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Consider the following equation:

\begin{equation} \nabla^2 - \frac{1}{c^2}\frac{\partial^2}{\partial t^2} = \left(A \partial_x + B \partial_y + C \partial_z + \frac{i}{c}D \partial_t\right)\left(A \partial_x + B \partial_y + C \partial_z + \frac{i}{c}D \partial_t\right) \end{equation}

I am confused why Dirac thought matrices were needed in place of $A,B,C,D$. I understand why, in order to get all the cross-terms such as $\partial_x\partial_y$ to vanish, we must assume $AB + BA = 0\;\ldots$ and why $A^2 = B^2 = \ldots = 1$. But Wikipedia then says

Dirac, who had just then been intensely involved with working out the foundations of Heisenberg's matrix mechanics, immediately understood that these conditions could be met if $A, B, C$ and $D$ are matrices, with the implication that the wave function has multiple components.

Can someone explain why the above equations and the conditions suggest matrices should be used?

I suppose one sees that the result must involve objects that do not commute under multiplication in order to satisfy the anticommutation property, so that might be a clue. But aren't there other non-commutative things it could have been?

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  • $\begingroup$ Maybe the fact the Pauli equation existed would be another clue. If an object had two have two components, then one might suspect in order to be able to multiple a multi-component wavefunction, A,B,CD must be matrices. $\endgroup$ – Stan Shunpike Feb 4 '15 at 22:26
  • $\begingroup$ Dirac was of a generation that studied things like projective geometry and matrices extensively. His and the previous generation (his teachers) "explored" matrices for symmetries and useful properties. See Klein's books on elementary mathematics from an advanced standpoint for examples - the geometry one is very interesting. One benefit is that Dirac easily saw situations where a matrix will fit a problem. $\endgroup$ – C. Towne Springer Feb 4 '15 at 23:04
  • $\begingroup$ I suspect the Wiki author means that because Dirac had been recently working with matrices, which have commutation and anticommutation rules. Thus he saw a connection to matrices. As I understand it, matrices were very uncommon in physics until Heisenberg came along. $\endgroup$ – Ryan Unger Feb 4 '15 at 23:10
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In his "Recollections of an Exciting Era" (History of Twentieth Century Physics: Proceedings of the International School of Physics "Enrico Fermi". Course LVII.-New York; London: Academic Press, 1977. P. 109-146), Dirac wrote that, to derive what is now known as the Dirac equation, he had played with mathematical formulas, and he needed the Pauli matrices $\sigma_1,\sigma_2,\sigma_3$ to describe the spin of electron. He noticed that a square of $p_1\sigma_1+p_2\sigma_2+p_3\sigma_3$ (where $p_1,p_2,p_3$ are the three components of momentum) yields $p_1^2+p_2^2+p_3^2$ and was excited by this mathematical result. However, he could not extend this result to a sum of 4 squares (required for special relativity) until he switched from the Pauli matrices to 4x4 matrices. Therefore, I would say, Dirac started with matrices due to the previous success of the Pauli matrices.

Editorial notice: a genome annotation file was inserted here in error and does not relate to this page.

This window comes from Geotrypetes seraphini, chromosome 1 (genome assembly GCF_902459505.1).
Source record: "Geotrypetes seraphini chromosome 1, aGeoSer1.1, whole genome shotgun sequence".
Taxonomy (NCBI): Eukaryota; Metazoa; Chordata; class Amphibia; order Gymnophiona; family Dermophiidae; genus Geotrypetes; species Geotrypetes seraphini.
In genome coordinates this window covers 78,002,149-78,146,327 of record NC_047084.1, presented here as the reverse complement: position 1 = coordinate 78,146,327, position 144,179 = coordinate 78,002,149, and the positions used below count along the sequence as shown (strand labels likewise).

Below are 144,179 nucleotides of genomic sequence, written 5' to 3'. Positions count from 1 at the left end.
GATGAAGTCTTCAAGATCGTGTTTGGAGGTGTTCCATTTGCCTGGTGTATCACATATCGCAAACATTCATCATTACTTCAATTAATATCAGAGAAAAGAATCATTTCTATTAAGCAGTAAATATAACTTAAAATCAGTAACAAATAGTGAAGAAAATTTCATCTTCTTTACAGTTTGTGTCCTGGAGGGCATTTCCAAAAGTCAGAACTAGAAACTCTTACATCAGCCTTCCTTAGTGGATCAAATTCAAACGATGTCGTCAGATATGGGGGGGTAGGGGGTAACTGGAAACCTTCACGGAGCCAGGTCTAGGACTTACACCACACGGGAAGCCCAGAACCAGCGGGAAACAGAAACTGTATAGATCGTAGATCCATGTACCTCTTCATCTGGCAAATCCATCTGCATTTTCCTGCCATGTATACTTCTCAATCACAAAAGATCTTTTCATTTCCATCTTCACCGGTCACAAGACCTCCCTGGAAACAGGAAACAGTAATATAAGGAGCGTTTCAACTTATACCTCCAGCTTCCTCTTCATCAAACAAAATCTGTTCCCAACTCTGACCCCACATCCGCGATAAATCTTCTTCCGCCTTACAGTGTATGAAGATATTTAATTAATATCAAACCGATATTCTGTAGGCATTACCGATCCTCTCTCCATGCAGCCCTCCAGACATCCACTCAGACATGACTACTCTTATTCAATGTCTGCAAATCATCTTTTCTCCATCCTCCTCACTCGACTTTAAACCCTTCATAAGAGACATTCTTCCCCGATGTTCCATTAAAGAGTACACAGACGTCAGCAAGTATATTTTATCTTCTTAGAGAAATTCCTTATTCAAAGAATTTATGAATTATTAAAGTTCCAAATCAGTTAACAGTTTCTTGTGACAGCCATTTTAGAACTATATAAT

As for your question "Do we need matrices in the Dirac equation?", my recent result might be relevant: the Dirac equation is generally equivalent to one fourth order equation for one unknown (see my article http://akhmeteli.org/wp-content/uploads/2011/08/JMAPAQ528082303_1.pdf (JOURNAL OF MATHEMATICAL PHYSICS 52, 082303 (2011)). So, technically, you can do without matrices.

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Regular numbers could never fulfill $$ AB + BA = 0, \quad AA = 1 = BB. $$ The only way to fulfill the first eq. is to have either $A = 0 $ or $B = 0$ but this violates the second equation.

Matrices on the other hand can fulfill such equations and since Dirac knew about matrices he did not discard his idea after finding something that's impossible with regular numbers.

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My guess is that Dirac realised that if he wanted to define the square root of the d'Alembert operator he needed to change the algebra of coefficients from a commutative one to a non-commutative one. The work of Clifford on Clifford algebras was more or less contemporary, so Dirac probably knew nothing about them. Nonetheless he postulated that the coefficient should have been from the image of the representation of a Clifford algebra (again, he probably didn't think in these terms, but we now know that Dirac matrices are just a representation, hence matrices with complex entries in general, of a certain Clifford algebra).

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    $\begingroup$ +1, although Clifford was a fair bit before Dirac, but I think you're right that Dirac wouldn't have thought in these terms. $\endgroup$ – WetSavannaAnimal Feb 6 '15 at 8:16
  • $\begingroup$ I think I read this somewhere, perhaps Penrose's Road to reality, but I can't recall exactly $\endgroup$ – Phoenix87 Feb 6 '15 at 8:30
  • $\begingroup$ What you say is highly plausible: we kind of get used to having so much knowledge at our fingertips that we forget how long it took knowledge to diffuse across field boundaries. I read somewhere that Heisenberg was creating his own noncommutative algebras from scratch and first principles until Born, his adviser, told him he was dealing with matrices. Also, my impression of Penrose is that he would be fairly a reliable historian. $\endgroup$ – WetSavannaAnimal Feb 6 '15 at 8:41

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